Just for once try to imagine how much enthusiasm you could get for a candidate who ignored your rights, regardless of how terrible the opposition. Just try. Bet you fucking can't.

Posted by renbot | October 20, 2008 11:00 AM

1. We still don't know how badly Mr. Obama will be hurt by the Bradley effect.
2. Only 6% of the California population is black.
3. Obama can not change the minds of black Prop-8 voters, but he can cause them to vote against him.
4. If Obama speaks out against Prop 8, at least 47 "undecided" voters in red states will immediately "decide" to vote against him. Would other voters turn against him as well? We have no way of knowing.
5. If Obama loses this election it is extremely likely that we will end up with a Supreme Court that will be the end of our hopes for equality and freedom.

Conclusion: In the short-term, all people need for Prop 8 to fail. In the long-term, we can not afford the Theocracy that will come if Obama loses this election. Therefore, I'm going to be very single-minded until I see Obama survive long enough to be inaugurated. Period.

Posted by Eddy968 | October 20, 2008 11:16 AM

Prop 8 supporters, from their side, were wise--or lucky--to get it on the ballot this year. It should help rally McCain supporters, and may add some Catholics to his side since he also supports DOMA. Mr Obama has hurt himself among Catholics--and I would think blacks too--by promising to repeal DOMA. It would be wisest for Mr Obama to not make that ad, and not talk about it, or talk about it only through surrogates.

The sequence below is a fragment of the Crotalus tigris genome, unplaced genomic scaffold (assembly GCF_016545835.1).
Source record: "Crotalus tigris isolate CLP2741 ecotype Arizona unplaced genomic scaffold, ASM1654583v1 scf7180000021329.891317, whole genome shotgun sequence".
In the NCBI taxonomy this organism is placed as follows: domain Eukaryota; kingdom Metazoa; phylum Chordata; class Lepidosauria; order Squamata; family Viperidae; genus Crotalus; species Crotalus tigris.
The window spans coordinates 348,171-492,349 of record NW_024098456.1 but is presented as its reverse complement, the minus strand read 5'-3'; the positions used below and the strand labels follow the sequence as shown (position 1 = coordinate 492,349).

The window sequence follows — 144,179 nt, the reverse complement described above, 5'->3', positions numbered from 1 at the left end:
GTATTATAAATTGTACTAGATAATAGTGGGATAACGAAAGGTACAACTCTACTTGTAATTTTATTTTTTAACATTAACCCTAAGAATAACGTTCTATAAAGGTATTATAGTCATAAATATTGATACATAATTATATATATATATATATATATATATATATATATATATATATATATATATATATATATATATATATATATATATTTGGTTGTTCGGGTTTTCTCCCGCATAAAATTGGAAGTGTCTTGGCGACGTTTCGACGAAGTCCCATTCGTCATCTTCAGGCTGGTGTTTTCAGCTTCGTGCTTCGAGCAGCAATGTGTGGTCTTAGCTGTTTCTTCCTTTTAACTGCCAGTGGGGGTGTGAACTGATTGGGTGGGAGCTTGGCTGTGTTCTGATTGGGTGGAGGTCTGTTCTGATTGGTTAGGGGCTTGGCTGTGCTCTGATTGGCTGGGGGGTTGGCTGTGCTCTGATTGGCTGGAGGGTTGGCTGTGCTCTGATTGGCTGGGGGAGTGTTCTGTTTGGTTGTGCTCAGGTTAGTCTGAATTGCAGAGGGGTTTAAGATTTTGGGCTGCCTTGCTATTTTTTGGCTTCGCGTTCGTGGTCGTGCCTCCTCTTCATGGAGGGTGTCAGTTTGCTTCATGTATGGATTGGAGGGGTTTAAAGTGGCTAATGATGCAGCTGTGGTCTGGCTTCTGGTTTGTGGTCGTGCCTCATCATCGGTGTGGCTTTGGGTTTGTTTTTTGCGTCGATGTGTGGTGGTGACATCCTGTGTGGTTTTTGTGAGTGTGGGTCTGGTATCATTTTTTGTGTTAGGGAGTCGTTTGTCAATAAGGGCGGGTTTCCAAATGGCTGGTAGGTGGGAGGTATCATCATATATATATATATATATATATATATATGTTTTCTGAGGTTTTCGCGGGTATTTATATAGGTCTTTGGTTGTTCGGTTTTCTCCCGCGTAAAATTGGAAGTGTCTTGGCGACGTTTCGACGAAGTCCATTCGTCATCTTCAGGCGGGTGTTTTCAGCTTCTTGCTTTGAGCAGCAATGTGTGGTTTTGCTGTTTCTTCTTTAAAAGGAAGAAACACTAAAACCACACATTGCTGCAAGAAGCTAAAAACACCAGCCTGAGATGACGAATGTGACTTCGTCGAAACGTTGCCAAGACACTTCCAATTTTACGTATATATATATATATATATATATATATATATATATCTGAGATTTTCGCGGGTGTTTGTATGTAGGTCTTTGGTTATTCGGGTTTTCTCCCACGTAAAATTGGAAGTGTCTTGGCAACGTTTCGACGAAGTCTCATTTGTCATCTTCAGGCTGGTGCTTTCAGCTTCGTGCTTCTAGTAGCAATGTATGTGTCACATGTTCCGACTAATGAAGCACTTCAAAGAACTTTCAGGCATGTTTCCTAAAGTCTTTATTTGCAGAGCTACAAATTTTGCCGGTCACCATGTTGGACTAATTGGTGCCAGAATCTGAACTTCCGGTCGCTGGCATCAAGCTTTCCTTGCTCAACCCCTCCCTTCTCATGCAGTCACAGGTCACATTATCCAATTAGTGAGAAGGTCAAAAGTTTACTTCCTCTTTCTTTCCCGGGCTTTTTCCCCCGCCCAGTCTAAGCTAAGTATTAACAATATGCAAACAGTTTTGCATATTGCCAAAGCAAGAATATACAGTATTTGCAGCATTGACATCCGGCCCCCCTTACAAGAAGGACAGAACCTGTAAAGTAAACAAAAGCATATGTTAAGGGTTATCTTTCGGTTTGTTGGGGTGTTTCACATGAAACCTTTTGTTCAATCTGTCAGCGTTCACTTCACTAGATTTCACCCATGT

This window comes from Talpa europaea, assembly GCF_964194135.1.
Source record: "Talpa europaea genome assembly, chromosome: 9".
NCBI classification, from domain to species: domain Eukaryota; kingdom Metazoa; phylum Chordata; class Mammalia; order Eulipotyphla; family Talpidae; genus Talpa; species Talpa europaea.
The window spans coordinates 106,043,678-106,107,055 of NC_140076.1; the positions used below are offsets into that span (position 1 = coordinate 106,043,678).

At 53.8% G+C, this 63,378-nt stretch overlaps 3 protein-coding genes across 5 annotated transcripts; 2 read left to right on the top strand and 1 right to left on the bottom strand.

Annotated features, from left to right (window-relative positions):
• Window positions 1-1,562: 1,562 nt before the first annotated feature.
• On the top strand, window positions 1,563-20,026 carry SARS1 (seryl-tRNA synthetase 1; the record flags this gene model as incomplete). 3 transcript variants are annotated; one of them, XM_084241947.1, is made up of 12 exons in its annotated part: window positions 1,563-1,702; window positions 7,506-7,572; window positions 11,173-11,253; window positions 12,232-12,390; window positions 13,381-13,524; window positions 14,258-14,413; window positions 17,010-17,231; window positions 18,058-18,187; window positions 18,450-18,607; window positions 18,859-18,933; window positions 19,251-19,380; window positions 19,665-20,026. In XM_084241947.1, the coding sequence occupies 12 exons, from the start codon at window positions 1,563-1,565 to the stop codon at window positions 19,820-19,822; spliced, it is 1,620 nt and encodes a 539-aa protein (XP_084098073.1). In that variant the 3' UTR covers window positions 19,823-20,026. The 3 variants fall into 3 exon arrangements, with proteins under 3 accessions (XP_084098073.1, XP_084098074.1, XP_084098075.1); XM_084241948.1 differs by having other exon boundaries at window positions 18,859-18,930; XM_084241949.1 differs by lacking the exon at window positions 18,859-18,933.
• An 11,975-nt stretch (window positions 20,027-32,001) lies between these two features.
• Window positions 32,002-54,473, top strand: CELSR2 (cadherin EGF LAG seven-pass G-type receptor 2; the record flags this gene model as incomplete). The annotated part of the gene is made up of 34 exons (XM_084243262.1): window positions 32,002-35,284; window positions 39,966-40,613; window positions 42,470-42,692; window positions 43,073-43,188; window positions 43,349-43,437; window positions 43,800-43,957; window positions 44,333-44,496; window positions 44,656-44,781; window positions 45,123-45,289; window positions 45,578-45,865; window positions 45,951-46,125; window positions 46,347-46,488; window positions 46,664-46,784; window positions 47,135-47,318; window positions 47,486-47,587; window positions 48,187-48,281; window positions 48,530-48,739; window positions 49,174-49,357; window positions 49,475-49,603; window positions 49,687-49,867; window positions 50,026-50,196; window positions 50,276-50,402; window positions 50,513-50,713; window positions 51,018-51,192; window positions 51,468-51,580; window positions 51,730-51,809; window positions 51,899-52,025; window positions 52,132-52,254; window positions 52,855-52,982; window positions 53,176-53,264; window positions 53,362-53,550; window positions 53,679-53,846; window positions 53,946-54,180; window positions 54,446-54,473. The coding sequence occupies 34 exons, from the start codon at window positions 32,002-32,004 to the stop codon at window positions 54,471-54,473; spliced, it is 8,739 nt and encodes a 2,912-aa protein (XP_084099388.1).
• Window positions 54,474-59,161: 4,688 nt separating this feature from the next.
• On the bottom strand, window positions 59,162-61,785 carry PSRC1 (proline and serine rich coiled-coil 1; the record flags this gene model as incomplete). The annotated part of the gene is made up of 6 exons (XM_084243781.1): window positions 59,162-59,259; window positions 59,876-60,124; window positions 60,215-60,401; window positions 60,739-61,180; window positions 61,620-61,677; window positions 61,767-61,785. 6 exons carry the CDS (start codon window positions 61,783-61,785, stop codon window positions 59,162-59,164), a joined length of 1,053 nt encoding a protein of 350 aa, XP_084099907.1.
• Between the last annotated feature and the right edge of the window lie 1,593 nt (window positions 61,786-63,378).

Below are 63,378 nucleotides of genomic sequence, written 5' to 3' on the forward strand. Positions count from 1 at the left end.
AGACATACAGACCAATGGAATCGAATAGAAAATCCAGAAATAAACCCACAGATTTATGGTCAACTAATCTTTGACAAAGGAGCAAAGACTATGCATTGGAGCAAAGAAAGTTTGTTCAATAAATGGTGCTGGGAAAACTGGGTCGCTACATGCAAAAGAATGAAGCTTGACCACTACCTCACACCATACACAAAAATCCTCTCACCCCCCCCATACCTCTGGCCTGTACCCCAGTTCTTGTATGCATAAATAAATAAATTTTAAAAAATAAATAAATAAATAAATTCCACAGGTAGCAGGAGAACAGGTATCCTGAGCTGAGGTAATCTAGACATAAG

Posted by Seajay | October 20, 2008 11:16 AM


Why the fuck are the queers the only ones who are expected to constantly put their own rights on the back burner for the 'good of the fucking country'?

Yeah! We have universal health care and a living wage and equal pay for women and a national handgun ban and a fair progressive tax system and an end to the war in Iraq! Why are gay people the only ones who don't get everything they want right this very second?!?

Posted by Big Sven | October 20, 2008 11:24 AM

Dear Obama: We think it would be a nice show of support and solidarity if you were to lose this election.

Single-Issue Liberal Voter.

Posted by flamingbanjo | October 20, 2008 11:31 AM


At least you get to vote for people who support universal healthcare, gun laws and equal rights for women, even if you haven't "gotten everything you want right this second." We don't even get that much.